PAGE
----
O my faith, my untamed knowledge, how shall I fly to your height and see
with you man’s larger self pencilled upon the sky?

How shall I turn this sea within me into mist, and move with you in
space immeasurable?

How can a prisoner within the temple behold its golden domes?

How shall the heart of a fruit be stretched to envelop the fruit also?

O my faith, I am in chains behind these bars of silver and ebony, and I
cannot fly with you.

Yet out of my heart you rise skyward, and it is my heart that holds you,
and I shall be content.

            [Illustration: drawing signed K. Gibran, 1920]


The Queen of Ishana was in travail of childbirth; and the King and the
mighty men of his court were waiting in breathless anxiety in the great
hall of the Winged Bulls.

At eventide there came suddenly a messenger in haste and prostrated
himself before the King, and said, “I bring glad tidings unto my lord
the King, and unto the kingdom and the slaves of the King. Mihrab the
Cruel, thy life-long enemy, the King of Bethroun, is dead.”

When the King and the mighty men heard this, they all rose and shouted
for joy; for the powerful Mihrab, had he lived longer, had assuredly
overcome Ishana and carried the inhabitants captive.

At this moment the court physician also entered the hall of Winged
Bulls, and behind him came the royal midwives. And the physician
prostrated himself before the king, and said, “My lord the King shall
live for ever, and through countless generations shall he rule over the
people of Ishana. For unto thee, O King, is born this very hour a son,
who shall be thy heir.”

Then indeed was the soul of the King intoxicated with joy, that in the
same moment his foe was dead and the royal line was established.

Now in the City of Ishana lived a true prophet. And the prophet was
young, and bold of spirit. And the King that very night ordered that the
prophet should be brought before him. And when he was brought, the King
said unto him, “Prophesy now, and foretell what shall be the future of
my son who is this day born unto the kingdom.”

And the prophet hesitated not, but said, “Hearken, O King, and I will
indeed prophesy of the future of thy son, that is this day born. The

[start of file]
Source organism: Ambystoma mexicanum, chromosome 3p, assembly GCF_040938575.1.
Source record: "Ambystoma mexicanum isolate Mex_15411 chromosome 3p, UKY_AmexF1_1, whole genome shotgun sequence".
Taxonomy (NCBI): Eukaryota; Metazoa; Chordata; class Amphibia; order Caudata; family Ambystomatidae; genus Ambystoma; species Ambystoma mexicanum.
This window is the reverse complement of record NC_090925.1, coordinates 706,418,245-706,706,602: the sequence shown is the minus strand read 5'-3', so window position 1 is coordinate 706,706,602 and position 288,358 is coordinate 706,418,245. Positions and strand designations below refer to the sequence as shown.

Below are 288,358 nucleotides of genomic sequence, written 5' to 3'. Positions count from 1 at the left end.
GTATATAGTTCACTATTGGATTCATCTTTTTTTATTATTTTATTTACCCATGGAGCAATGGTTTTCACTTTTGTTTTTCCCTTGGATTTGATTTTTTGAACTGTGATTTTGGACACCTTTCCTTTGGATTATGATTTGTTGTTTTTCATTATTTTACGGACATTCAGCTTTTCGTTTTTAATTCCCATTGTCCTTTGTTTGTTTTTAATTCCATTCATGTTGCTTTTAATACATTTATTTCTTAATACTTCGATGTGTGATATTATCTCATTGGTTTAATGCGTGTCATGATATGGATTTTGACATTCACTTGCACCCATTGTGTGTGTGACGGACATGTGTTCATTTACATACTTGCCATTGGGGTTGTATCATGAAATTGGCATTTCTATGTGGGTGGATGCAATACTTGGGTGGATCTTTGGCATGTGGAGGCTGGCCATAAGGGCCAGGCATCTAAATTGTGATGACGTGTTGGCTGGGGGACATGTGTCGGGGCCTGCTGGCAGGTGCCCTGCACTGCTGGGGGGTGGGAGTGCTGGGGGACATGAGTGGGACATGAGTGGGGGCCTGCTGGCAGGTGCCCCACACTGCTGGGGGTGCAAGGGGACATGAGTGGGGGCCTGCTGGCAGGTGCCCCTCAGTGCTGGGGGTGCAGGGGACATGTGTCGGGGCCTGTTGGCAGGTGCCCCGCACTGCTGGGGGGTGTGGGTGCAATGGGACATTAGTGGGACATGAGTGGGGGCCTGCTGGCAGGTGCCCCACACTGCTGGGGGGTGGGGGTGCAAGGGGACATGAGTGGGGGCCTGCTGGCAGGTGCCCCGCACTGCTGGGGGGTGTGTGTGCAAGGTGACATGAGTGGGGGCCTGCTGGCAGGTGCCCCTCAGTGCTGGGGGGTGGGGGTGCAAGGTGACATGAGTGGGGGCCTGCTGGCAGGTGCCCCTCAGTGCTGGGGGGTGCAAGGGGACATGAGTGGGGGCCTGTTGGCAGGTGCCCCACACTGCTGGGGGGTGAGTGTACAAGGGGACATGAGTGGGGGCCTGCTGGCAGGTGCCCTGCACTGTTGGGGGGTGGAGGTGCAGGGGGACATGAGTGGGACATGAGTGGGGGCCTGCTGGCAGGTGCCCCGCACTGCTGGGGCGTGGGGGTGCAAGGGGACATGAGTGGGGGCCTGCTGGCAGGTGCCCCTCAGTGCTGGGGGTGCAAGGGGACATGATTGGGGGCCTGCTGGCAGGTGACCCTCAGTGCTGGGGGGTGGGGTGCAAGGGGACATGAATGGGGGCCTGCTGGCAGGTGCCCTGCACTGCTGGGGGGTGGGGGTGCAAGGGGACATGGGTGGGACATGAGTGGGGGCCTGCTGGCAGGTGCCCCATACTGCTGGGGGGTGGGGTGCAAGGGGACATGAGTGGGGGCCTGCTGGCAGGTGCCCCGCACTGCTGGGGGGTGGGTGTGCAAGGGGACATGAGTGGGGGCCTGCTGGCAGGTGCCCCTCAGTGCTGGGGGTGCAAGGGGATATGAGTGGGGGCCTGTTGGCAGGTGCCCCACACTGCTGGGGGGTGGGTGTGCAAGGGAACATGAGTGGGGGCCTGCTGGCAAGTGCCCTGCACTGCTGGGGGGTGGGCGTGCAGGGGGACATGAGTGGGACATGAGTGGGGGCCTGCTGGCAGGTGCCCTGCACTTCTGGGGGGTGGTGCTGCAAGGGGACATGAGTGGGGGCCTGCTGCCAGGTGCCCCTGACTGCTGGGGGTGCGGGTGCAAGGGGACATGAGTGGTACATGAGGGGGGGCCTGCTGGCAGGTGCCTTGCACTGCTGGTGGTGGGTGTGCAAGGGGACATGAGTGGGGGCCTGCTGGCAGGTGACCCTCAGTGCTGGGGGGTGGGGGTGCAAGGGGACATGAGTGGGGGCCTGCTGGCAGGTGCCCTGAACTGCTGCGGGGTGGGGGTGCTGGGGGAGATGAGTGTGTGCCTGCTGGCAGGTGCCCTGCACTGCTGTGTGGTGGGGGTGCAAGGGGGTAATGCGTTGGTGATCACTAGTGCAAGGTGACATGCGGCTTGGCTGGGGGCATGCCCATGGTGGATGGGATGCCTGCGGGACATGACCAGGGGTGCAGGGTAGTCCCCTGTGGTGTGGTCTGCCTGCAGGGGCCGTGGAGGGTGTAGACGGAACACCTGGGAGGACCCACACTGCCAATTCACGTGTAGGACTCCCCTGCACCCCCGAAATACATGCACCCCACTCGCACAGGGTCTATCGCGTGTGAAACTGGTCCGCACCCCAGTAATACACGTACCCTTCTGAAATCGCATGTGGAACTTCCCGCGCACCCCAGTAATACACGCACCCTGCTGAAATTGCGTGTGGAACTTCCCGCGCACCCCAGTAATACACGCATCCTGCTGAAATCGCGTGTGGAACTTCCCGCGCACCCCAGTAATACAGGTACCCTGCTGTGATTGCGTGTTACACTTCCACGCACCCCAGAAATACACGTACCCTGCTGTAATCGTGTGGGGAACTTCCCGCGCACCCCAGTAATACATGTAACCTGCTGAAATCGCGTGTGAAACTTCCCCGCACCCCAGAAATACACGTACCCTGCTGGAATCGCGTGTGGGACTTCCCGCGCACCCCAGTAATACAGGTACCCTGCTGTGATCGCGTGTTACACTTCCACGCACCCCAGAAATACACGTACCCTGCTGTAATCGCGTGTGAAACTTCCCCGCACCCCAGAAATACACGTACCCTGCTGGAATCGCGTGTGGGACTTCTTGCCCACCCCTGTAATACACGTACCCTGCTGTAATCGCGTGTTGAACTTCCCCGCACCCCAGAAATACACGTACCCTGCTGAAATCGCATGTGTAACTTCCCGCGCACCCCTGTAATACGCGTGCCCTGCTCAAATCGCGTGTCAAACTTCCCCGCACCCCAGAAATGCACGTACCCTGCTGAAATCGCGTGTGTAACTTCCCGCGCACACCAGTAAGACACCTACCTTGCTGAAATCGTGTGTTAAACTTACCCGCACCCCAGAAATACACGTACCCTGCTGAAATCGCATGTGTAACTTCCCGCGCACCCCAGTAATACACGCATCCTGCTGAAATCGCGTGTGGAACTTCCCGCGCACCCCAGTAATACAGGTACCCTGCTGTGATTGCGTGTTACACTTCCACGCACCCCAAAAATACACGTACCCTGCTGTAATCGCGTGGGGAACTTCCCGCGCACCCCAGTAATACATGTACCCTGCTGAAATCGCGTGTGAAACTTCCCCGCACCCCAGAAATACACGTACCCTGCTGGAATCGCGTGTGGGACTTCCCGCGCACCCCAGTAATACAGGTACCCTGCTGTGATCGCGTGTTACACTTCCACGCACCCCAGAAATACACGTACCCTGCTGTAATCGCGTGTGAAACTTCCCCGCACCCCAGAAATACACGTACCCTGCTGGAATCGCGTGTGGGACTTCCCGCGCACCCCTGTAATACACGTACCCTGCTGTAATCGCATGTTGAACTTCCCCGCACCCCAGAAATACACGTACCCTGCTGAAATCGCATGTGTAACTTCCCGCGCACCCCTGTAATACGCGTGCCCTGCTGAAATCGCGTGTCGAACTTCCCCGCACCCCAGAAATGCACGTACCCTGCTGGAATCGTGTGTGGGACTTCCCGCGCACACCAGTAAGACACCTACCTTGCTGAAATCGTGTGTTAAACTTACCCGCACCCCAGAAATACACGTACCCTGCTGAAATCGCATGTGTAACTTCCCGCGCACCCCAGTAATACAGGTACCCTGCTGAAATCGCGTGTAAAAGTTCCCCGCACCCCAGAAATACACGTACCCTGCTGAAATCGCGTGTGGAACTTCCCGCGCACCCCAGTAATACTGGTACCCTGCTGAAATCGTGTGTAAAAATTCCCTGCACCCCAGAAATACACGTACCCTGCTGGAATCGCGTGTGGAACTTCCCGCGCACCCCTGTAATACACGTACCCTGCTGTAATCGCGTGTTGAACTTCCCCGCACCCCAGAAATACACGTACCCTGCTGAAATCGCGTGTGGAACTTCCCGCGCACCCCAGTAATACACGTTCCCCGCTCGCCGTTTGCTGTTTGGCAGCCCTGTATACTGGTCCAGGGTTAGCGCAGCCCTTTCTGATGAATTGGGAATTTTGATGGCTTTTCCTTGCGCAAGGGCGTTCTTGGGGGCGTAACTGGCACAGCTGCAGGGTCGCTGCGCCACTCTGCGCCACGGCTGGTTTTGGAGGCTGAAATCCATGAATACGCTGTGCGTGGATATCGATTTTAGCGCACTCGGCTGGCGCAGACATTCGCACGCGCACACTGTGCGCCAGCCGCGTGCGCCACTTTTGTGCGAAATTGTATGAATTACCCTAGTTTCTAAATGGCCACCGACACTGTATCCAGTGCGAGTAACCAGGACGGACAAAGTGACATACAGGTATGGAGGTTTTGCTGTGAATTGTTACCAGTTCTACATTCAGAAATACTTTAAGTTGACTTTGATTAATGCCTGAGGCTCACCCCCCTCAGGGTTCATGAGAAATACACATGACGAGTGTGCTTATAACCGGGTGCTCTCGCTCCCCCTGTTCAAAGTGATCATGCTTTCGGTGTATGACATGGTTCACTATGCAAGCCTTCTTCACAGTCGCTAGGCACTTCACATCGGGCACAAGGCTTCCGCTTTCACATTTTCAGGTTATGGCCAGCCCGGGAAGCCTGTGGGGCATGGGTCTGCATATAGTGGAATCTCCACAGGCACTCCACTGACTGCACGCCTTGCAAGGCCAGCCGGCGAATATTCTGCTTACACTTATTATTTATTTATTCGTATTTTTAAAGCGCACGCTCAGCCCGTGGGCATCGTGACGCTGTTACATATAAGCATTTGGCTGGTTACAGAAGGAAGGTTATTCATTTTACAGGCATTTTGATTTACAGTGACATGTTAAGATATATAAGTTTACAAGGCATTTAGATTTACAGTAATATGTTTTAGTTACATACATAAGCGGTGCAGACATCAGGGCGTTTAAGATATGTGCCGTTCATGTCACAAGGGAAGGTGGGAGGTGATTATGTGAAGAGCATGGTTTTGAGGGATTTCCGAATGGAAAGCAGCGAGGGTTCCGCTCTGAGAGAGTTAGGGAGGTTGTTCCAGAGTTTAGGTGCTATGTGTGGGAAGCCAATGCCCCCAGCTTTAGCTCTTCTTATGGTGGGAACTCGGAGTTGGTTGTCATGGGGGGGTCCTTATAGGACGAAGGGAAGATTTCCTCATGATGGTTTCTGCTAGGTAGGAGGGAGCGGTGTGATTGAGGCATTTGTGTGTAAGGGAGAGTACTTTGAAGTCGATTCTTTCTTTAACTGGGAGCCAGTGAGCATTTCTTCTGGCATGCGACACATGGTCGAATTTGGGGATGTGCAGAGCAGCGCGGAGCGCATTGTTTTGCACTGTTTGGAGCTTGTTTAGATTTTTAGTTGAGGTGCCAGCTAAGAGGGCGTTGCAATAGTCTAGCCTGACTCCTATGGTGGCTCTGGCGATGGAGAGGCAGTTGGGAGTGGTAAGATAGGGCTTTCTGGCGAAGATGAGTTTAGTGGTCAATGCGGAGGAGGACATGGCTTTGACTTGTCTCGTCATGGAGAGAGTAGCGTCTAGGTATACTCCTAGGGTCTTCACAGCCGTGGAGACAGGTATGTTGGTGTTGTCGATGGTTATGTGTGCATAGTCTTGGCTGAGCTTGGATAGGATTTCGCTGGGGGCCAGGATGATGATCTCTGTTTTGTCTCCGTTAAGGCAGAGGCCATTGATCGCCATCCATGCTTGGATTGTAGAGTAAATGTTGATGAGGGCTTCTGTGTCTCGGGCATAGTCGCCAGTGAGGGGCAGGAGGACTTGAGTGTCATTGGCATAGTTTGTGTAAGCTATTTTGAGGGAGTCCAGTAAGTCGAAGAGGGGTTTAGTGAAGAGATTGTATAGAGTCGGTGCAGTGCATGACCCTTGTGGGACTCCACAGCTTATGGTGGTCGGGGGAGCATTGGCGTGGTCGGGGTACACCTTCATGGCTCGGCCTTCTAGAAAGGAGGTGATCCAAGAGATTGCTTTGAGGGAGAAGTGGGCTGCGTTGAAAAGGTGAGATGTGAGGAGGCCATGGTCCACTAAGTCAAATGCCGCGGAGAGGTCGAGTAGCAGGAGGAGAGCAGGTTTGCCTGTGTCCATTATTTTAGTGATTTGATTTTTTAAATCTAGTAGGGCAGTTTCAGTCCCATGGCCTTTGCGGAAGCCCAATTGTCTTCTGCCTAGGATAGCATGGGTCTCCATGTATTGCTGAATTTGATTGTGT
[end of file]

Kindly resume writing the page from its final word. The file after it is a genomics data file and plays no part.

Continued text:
soul of thy enemy, even of thy enemy King Mihrab, who died yestereve,
lingered but a day upon the wind. Then it sought for itself a body to
enter into. And that which it entered into was the body of thy son that,
is born unto thee this hour.”

Then the King was enraged, and with his sword he slew the prophet.

And from that day to this, the wise men of Ishana say one to another
secretly, “Is it not known, and has it not been said from of old, that
Ishana is ruled by an enemy.”


Four frogs sat upon a log that lay floating on the edge of a river.
Suddenly the log was caught by the current and swept slowly down the
stream. The frogs were delighted and absorbed, for never before had they

At length the first frog spoke, and said, “This is indeed a most
marvellous log. It moves as if alive. No such log was ever known

Then the second frog spoke, and said, “Nay, my friend, the log is like
other logs, and does not move. It is the river, that is walking to the
sea, and carries us and the log with it.”

And the third frog spoke, and said, “It is neither the log nor the
river that moves. The moving is in our thinking. For without thought
nothing moves.”

And the three frogs began to wrangle about what was really moving. The
quarrel grew hotter and louder, but they could not agree.

Then they turned to the fourth frog, who up to this time had been
listening attentively but holding his peace, and they asked his opinion.

And the fourth frog said, “Each of you is right, and none of you is
wrong. The moving is in the log and the water and our thinking also.”

And the three frogs became very angry, for none of them was willing to
admit that his was not the whole truth, and that the other two were not
wholly wrong.

Then the strange thing happened. The three frogs got together and pushed
the fourth frog off the log into the river.


Said a sheet of snow-white paper, “Pure was I created, and pure will I
remain for ever. I would rather be burnt and turn to white ashes than
suffer darkness to touch me or the unclean to come near me.”

The ink-bottle heard what the paper was saying, and it laughed in its
dark heart; but it never dared to approach her. And the multicoloured
pencils heard her also, and they too never came near her.

And the snow-white sheet of paper did remain pure and chaste for
ever--pure and chaste--and empty.


Said the serpent to the lark, “Thou flyest, yet thou canst not visit the
recesses of the earth where the sap of life moveth in perfect silence.”

And the lark answered, “Aye, thou knowest over much, nay thou art wiser
than all things wise--pity thou canst not fly.”

And as if he did not hear, the serpent said, “Thou canst not see the
secrets of the deep, nor move among the treasures of the hidden empire.
It was but yesterday I lay in a cave of rubies. It is like the heart of
a ripe pomegranate, and the faintest ray of light turns it into a
flame-rose. Who but me can behold such marvels?”

And the lark said, “None, none but thee can lie among the crystal
memories of the cycles: pity thou canst not sing.”

And the serpent said, “I know a plant whose root descends to the bowels
of the earth, and he who eats of that root becomes fairer than

And the lark said, “No one, no one but thee could unveil the magic